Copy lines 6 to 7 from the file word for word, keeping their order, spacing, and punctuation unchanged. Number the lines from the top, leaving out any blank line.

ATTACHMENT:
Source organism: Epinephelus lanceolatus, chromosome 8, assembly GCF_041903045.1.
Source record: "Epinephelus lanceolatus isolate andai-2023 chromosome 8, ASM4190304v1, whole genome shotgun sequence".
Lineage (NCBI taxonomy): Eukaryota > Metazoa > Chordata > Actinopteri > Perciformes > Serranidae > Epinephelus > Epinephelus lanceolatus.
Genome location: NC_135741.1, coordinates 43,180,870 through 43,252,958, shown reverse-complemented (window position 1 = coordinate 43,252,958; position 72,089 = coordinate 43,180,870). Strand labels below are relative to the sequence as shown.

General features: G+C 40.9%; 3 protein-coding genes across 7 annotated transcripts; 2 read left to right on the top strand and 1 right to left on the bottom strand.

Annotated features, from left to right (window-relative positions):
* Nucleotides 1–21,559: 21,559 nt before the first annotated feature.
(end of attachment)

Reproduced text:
Annotated features, from left to right (window-relative positions):
* Nucleotides 1–21,559: 21,559 nt before the first annotated feature.